Monday, July 21, 2008

More Free Computer Training

While we're on the subject of online tips for Microsoft Office, I ran across a site today that highlights 100 free webinars and tutorials. Many of the resources mentioned are related to computers and technology, but the compilation also includes sites that cover autorepair, arts and crafts, all kinds of do-it-yourself projects. The site that compiled the list, College @ Home, focuses on online colleges and distance learning programs, but the blog postings are helpful to anyone who uses a computer for work or pleasure.

See also previous postings on free and easy computer tutorials and free online small business courses

Friday, July 18, 2008

Microsoft Office Tips

If you use Microsoft's Office productivity software (Word, Excel, PowerPoint, etc.), whether at home or at Fauquier County Public Library, these sites are sure to be of interest.

  • Check out TechRepublic's 60 indispensable Microsoft Word tips, which are broken down into Basics, Advanced, Things You Don't Have to Do and New to Word 2007.
  • View webcasts, video tips, podcasts, and more on Microsoft Office Online.
  • The Windows Users Group Network offers computing tips for Microsoft Office. Lots of tips, but not broken down by Office application (Word, Excel, etc.), which can make using this a tad cumbersome. Still, a good resource to keep handy.
  • Carol's Corner Office free Word Bytes Newsletter is a bi-monthly newsletter with a variety of tips on using MS Office applications.

Monday, July 14, 2008

Encyclopedia of Life

Encyclopedia of Life (EOL)
Released to the public in February, 2008, this website "is an unprecedented global effort . ... by [n]atural history museums, botanical gardens, other research institutions, and dedicated individuals ... to create the most complete biodiversity database on the Web."

Basically it's a wikipedia that's devoted to biodiversity.

There are currently about 25 exemplar species pages (actually endorsed by scientists), covering species such as the yellow fever mosquito, peregrine falcon, death cap mushroom, and cacao. There are also tens of thousands of additional species pages that do not have as rich of content and are not authenticated by an actual scientist.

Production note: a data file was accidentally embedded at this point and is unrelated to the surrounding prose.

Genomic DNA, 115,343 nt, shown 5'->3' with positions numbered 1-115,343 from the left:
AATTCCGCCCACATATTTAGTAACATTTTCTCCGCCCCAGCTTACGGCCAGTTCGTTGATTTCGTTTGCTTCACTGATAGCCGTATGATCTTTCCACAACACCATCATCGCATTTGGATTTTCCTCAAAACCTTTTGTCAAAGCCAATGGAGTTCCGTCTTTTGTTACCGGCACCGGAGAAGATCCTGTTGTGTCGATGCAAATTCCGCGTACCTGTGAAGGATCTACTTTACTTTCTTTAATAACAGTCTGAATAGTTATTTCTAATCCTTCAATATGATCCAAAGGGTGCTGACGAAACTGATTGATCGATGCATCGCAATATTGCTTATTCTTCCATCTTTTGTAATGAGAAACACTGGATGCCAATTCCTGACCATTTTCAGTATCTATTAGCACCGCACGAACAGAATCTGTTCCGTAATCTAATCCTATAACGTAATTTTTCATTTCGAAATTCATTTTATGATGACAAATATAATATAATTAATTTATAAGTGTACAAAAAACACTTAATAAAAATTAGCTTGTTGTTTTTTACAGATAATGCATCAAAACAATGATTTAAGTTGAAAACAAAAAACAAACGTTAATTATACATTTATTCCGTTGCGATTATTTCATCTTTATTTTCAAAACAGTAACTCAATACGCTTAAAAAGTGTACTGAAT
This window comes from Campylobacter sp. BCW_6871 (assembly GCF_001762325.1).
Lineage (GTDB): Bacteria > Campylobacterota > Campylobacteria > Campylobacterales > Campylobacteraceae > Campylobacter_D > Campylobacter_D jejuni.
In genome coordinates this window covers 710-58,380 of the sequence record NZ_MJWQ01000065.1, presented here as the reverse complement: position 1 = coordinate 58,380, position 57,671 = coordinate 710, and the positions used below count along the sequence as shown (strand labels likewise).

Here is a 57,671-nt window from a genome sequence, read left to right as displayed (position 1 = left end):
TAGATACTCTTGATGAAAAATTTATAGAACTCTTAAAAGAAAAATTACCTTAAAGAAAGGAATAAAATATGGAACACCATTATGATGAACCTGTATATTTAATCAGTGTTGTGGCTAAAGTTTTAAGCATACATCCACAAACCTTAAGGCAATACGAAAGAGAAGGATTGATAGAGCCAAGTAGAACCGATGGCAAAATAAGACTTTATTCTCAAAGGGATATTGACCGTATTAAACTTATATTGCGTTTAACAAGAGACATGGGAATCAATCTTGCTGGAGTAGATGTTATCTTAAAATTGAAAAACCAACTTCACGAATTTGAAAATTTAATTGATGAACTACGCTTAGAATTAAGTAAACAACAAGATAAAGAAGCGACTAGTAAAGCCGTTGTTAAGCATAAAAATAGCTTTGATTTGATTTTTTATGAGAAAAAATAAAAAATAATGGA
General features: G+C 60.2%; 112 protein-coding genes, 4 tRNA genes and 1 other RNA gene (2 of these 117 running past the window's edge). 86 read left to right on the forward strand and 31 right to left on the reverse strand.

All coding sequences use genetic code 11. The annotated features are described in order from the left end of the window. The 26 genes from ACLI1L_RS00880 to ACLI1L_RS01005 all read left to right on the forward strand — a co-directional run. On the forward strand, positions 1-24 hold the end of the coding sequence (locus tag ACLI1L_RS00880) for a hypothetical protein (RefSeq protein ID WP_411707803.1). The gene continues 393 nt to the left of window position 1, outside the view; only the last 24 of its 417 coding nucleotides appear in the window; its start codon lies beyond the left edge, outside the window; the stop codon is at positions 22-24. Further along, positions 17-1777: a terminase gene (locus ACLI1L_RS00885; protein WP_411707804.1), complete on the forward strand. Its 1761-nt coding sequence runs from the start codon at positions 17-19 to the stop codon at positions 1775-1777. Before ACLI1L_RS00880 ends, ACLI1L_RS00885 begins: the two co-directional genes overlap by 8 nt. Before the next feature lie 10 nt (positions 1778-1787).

Materials include photos, description, and details about ecology and cultural relevance.

This is a great resource for the high school or college student studying the natural sciences or anyone who is interested in having a better understanding of life on our planet.

URL: http://www.eol.org/

Tuesday, July 1, 2008

e-Resource of the Month for July: Access Science

This month’s featured electronic resource is Access Science, which turns the world’s leading science encyclopedia, McGraw-Hill Encyclopedia of Science and Technology, into an online resource delivering the same high-quality information of the print set along with the bonus of up-to-date additions including:
  • New/updated articles (no need to wait for the print edition to come out!)

  • More than 2,000 in-depth biographies of leading scientists throughout history

  • Weekly updates on breakthroughs and discoveries in the world of science and technology

  • Study Center that includes suggested study topics and guides for AP science, essays and other scientific programs of study

  • Q&A - Answers to your scientific questions from Access Science experts

  • Image galleries that allow users to explore scientific phenomena through pictures

Use your library card to access this terrific resource on the library’s Web site under Find Information > Search for Articles & More or ask for help when you are at the library.